Charlie Munger – Cognitive Biases – Inconsistency-Avoidance Tendency

We tend not to behave in ways that are inconsistent with the beliefs we hold about ourselves.

Be careful about the beliefs you take on. We talked about this briefly in regards to integral theory with the post on Types.  Do you type yourself?  Do you read the attributes of the Cancer Astrology Symbol and take on those traits.  Do you read what successful traders do and label yourself as a successful trader?  According to a simplistic view of this bias, you would not behave in a way that would be inconsistent with a successful trader IF YOU TRULY believed you were. In my opinion, this is where it gets interesting.

We have the explicit and implicit selves and I believe we mainly have the tendency to avoid inconsistencies with the implicit self.  Let’s give an example. Ben tell everyone he wants to be a famous painter one day (explicit). However, even though he truly does want to be a famous painter his true belief is that he can’t.

When you talk to Ben he is vibrant, communicative and deeply passionate about painting.  He talks about all the things he could do and what he would do.  However, he goes home and watches T.V. Ben does not practice his craft of painting.  Why the discrepancy?  He truly does want to be a great painter at his core.  Here is where the bias comes in.

His core belief is that he can’t become a famous painter. So he acts according to that belief. He watches T.V. He hangs out with friends and avoids painting at home.  the implicit self, in my opinion, rules the day.

This bias also works on the positive side of things. If I believe myself to be a good person and I’m put in a position to question that moral, say by having to donate money to an animal charity. I am likely to donate. We all are.

In factor analysis, this is called the discrepancy function. It’s the difference between the original matrix and the reconstructed one.  I believe as human we work to minimize this function as best we can whether it helps us or hurts us.

How to Keep a Trading Journal

The Easiest Way to Keep a Trading Journal – A Great Trading Tool. Trading Journals are critical to all traders development. Learn how to keep one properly and easily with integral theory.

Keeping a trading journal is a critical aspect of becoming a good trader.  You’ll never know what you did wrong unless you can objectively witness the prior trades you took; good or bad.  Then the next question becomes well once I’ve witnessed my profitable trade or error how I avoid it again?  We’ll chat about that in another blog called “How to practice trading.”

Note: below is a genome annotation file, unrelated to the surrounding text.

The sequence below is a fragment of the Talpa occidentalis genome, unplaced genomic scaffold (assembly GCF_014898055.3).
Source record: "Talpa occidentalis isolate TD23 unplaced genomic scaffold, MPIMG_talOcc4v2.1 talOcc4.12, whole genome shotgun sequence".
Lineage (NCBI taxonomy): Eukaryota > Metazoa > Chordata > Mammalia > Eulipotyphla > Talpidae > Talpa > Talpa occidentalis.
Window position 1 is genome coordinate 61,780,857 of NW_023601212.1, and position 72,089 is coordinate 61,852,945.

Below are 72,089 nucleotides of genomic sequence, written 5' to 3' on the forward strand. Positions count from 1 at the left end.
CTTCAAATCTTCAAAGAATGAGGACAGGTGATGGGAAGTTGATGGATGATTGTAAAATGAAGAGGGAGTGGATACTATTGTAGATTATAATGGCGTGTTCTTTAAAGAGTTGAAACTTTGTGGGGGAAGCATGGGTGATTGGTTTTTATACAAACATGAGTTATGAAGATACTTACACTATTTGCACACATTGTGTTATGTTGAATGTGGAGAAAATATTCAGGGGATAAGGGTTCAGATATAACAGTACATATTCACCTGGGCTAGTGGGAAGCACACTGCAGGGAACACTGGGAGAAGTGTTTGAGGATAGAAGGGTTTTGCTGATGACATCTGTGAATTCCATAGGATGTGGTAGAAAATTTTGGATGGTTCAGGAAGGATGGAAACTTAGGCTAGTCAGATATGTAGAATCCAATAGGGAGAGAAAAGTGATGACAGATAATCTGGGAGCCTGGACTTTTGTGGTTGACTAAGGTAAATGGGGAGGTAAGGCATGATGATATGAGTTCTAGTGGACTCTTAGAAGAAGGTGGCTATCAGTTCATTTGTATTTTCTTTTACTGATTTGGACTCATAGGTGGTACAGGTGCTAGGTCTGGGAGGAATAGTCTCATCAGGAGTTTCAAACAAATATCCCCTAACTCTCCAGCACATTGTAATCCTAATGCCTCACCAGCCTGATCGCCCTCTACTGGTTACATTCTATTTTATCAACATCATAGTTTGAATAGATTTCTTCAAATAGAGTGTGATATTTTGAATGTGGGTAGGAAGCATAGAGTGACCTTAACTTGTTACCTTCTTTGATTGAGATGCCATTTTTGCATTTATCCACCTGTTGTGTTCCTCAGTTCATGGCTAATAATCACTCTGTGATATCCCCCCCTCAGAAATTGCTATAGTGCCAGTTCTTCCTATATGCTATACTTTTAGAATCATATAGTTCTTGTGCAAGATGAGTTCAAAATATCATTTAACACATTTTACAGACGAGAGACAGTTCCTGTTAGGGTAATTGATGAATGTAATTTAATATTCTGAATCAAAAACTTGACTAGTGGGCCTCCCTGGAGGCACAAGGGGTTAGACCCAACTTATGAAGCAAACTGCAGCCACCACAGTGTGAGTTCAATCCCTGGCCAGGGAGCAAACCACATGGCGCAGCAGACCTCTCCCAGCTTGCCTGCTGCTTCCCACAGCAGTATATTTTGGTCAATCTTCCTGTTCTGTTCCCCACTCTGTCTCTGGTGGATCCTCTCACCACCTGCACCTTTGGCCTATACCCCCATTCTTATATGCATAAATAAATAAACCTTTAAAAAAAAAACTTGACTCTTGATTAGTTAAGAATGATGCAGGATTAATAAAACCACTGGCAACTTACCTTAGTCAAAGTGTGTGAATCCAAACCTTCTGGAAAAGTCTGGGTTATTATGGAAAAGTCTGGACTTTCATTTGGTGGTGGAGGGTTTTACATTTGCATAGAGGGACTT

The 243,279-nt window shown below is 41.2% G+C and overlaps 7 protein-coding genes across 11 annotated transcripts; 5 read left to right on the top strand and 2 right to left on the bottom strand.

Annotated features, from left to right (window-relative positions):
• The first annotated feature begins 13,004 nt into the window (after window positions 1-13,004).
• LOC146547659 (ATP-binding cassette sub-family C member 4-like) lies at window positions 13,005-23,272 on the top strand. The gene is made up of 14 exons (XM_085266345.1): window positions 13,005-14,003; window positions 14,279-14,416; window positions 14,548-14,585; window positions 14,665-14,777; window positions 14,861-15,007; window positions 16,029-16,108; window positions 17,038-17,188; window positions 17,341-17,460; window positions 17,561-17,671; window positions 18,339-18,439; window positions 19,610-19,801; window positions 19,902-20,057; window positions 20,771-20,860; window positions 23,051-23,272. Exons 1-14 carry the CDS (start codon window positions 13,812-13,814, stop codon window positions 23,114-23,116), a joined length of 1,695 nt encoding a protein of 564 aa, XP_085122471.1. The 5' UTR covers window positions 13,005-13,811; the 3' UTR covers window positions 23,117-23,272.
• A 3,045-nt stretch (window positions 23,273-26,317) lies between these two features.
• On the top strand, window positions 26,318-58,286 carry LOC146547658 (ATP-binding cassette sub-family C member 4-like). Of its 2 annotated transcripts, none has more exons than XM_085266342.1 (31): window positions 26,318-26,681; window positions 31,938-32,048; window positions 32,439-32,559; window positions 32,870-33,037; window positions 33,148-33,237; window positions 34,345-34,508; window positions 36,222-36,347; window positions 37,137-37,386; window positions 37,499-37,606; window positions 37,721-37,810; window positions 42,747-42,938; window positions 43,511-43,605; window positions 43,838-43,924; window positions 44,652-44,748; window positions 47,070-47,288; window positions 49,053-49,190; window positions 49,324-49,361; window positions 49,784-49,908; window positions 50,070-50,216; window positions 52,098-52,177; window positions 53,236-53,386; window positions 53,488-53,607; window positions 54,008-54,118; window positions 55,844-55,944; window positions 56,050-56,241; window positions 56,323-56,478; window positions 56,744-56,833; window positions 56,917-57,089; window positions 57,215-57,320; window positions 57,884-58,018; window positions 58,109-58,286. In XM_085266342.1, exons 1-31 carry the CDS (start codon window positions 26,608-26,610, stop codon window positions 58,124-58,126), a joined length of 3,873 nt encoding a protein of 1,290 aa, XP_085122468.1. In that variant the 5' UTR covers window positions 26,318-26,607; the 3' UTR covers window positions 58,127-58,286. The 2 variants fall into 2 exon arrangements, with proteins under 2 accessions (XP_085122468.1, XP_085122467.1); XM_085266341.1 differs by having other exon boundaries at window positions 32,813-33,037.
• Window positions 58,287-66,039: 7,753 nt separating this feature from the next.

There are so many ways, tools, and programs that will help you keep a journal but if you are like me none of them really stuck or worked well for my day trading style.  After all, who has time to spill all their emotions, intuitions, and thoughts while trading?! Not to mention market conditions, entry & exit prices and who else knows what information may be relevant to your style.  To me text is dead in this case. It’s too slow and you have more important things going on than talking about your stupid feelings. 🙂

We are going to draw on integral theory’s quadrants to establish a methodology that will allow us to focus on all aspects of the trade.  You can do this with pictures, text or video.

How to create a trading journal.

Upper left Quadrant: What were the intra-day fundamentals. Essentially why were you looking at this stock? Did you get an alert? Did you see if pop up because of a signal from trade idea? Did your algo say, “buy here.”  Did they release earnings? Did they get an upgrade?   These are some examples of the interior aspect of a trade.  Think “why am I trading this stock.”

Upper Right Quadrant:  Essentially we are talking about Technical analysis.  Did it come into a supply zone? Did it make a head & shoulders top? Did it have a candle stick pattern you liked? Objectively, what was this stock doing? Chopping? Trending? etc

Lower Left Quadrant: This is where it can get tricky this quadrant is about shared meaning/value. An example of this is language.  I interpret this now as the sentiment of the stock.  What do WE, as a collective, believe about this stock? What do WE as a bull (or bear) believe about this stock?

Lower Right Quadrant:  Intersubjective.  Economic systems fall into this category, so would a mechanical failure on the stock exchange.  It can also be interpreted as: What was the market doing? How did the SPY or Oil or whatever market gauge you like to use, perform with your stock? What artifacts were left behind? Do you see a stream of red candles of green?

This would Look like the following:  You can either download a program like Greenshot to capture pictures from your screen and edit them (this is a free version of snagit) or write in a journal when you want. Displaying the picture will give you the best idea of how to review your trades using integral theory and create the trading journal that will hopefully make you a better trader.

Remember you want a journal that will cover all aspects of why you did what you did without taking up loads of your time.  You need the best information and I believe integral theory helps focus us to pull only relavent information.

As I continue my study of Integral theory by Ken Wilber my understanding of it changes.    This is, according to my understanding, is the first attempt to understand finance in an integral frame work.  This is Integral applications In finance.